Progressive Advocate Kim Klein Takes a Stand for Mixing Religion and Politics

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April 8, 2012; Source: Blue Avocado

Kim Klein is legendary in the nonprofit world as an expert fundraiser and passionate advocate for social justice, inclusive communities and progressive tax reform. She urges people to take courageous stands, to fight for fairness and to work at the level of system change. She’s unapologetically leftist and openly lesbian, but even she has hesitated to go public about a key part of her world view until now.

As she writes in a recent article for Blue Avocado, Kim Klein wants to go on the record as a religious Christian—a religious Christian feminist who frequently asks herself not only “What would Jesus do?” as a guide for her action, but also, only half-jokingly, “What would Jesus bomb?” and “Who would Jesus deport?” She’s tired of seeing the religious right dominate public discourse about how religion and politics intertwine. And while she notes that there is a religious left, she is also tired of hearing statements from progressive colleagues like, “Can you believe that Santorum? He’s such a clear example of why any intelligent person leaves religion behind.”

She takes pains to note that she doesn’t want to evangelize, but rather to urge progressives who do draw their deepest convictions from religion to speak up from that context. She argues that “It’s time for all of us who are religious (and not just spiritual) to come out, warts and all, and to say that we will not stand for all that is good in our religious traditions to be used in the war on women and people of color. We will stand up against people claiming to be religious who also claim that corporations are people or that money is speech.”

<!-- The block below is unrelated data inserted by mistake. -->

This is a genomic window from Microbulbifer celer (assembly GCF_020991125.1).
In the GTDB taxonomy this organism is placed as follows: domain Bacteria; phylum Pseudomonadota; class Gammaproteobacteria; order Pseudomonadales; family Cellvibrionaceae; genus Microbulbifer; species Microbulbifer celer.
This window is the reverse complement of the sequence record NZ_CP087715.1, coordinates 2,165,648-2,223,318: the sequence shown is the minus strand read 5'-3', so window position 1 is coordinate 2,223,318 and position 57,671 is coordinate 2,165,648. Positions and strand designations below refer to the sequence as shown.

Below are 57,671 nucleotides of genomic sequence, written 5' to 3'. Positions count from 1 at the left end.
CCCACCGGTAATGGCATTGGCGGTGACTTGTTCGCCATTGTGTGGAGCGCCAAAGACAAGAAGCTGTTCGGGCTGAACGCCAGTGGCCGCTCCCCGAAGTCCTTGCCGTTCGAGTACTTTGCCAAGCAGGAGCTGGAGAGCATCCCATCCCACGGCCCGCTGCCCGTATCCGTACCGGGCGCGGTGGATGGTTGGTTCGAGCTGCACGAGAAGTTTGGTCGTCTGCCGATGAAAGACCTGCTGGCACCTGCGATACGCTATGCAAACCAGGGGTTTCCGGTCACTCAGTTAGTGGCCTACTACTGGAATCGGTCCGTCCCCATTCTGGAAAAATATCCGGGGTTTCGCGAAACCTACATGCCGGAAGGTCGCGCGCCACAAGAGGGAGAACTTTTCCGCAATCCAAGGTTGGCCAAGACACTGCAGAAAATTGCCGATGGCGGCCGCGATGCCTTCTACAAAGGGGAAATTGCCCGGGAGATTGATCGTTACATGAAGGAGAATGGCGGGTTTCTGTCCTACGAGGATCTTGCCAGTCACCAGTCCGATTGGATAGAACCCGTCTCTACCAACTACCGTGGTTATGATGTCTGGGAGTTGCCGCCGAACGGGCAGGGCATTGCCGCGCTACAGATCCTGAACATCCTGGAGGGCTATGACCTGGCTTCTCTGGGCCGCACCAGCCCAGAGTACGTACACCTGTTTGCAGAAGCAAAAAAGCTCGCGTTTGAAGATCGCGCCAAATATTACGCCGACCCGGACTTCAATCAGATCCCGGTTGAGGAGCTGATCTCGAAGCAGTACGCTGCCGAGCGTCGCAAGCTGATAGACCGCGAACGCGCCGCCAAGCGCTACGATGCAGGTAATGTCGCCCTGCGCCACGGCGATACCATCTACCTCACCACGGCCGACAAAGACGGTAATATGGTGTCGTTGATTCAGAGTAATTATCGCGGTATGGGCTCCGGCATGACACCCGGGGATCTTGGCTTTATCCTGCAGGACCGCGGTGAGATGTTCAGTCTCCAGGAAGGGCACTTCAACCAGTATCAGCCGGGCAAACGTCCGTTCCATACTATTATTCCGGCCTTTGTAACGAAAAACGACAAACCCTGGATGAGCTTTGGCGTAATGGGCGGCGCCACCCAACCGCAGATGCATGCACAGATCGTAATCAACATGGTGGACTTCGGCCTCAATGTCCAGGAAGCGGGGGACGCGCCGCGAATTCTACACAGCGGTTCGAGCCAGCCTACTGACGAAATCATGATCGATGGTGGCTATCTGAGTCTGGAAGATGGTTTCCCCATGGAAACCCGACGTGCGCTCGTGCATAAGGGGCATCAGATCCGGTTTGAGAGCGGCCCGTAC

Why do you think this is such an uncommon public stance? And what’s your reaction? –Kathi Jaworski

  • Debby

    Could not agree more with Kim!! I’ve been frustrated for many years that the religious right dominates how the public views Christians. I agree that progressive Christians need to become more vocal in expressing their views based on their beliefs.

  • Pat R

    Hear! Hear! I also am part of the “religious left” and am appalled at the statements made and positions taken all in the name of religion. I read the Bible and take it seriously but don’t see that there’s a conflict between it and my beliefs. I can’t say the same for many expressions of the “religious right.”

    There is much that is good about religion (as well as bad – it is made up of imperfect humans). But blasting all religion is like throwing out the baby with the bath water.

  • Conni Gratop Lewis

    Religious people have been involved in every progressive movement in the nation’s history. It’s a shame that the media has focused its attention on the religious right and ignored the progressive religious voices. And perhaps those of us motivated by religion will stop hiding our lights under bushels so that we won’t be ignored. (It would also help if media folks would learn that evangelicals and the religious right are not necessarily the same people.)

  • m.i.duijst

    She just wants it her way. Religion is personal, keep it home. I don’t wanna be ruled by an imaginary person called Jesus.

  • nikolai Dezin . NGO.MILOSERDIE

    Dear Siir madam
    We would be very happy to participate in various projects in the area of disability and basic healthcare. We have an experience of organising sport events for disabled, meetings and sale-exhibitions of handicrafts produced by disabled. There’s often a lack of finances that hinders to bring those initiatives to life. We would be greateful to any possible support. It is possible to arrange an exhibition sale of hand-made articles by hands of invalids, such beauty is, pictures flowers, and many any things. To make trips across Estonia and can abroad, organize meetings of us and other organizations of invalids from for borders of m and local in Estonia. We shall be glad to any offer of the project of the finance
    Yours truly,
    Mr. Nikolai Dezin

    MTU “Miloserdie”
    Non-profit Disability Organization “Mercy”
    40231 Sillamae

  • Eliza Olson

    I think it is because progressives are embarrassed by the stances of the right. The left has also mistaken that being religious does not go hand-in-hand with acceptance of religious beliefs if they do not co-incide with theirs.

    I haven’t attended church in years. Yet what I do is tinged with my religious beliefs. I think we need to ask the questions that Kim asks of herself.”what would Jesus do?” or “What would Mohammed do?”

    The more you study different religions the more you see the simalarities.

    Good show Kim. Her books and thoughts guide me in my fundraising.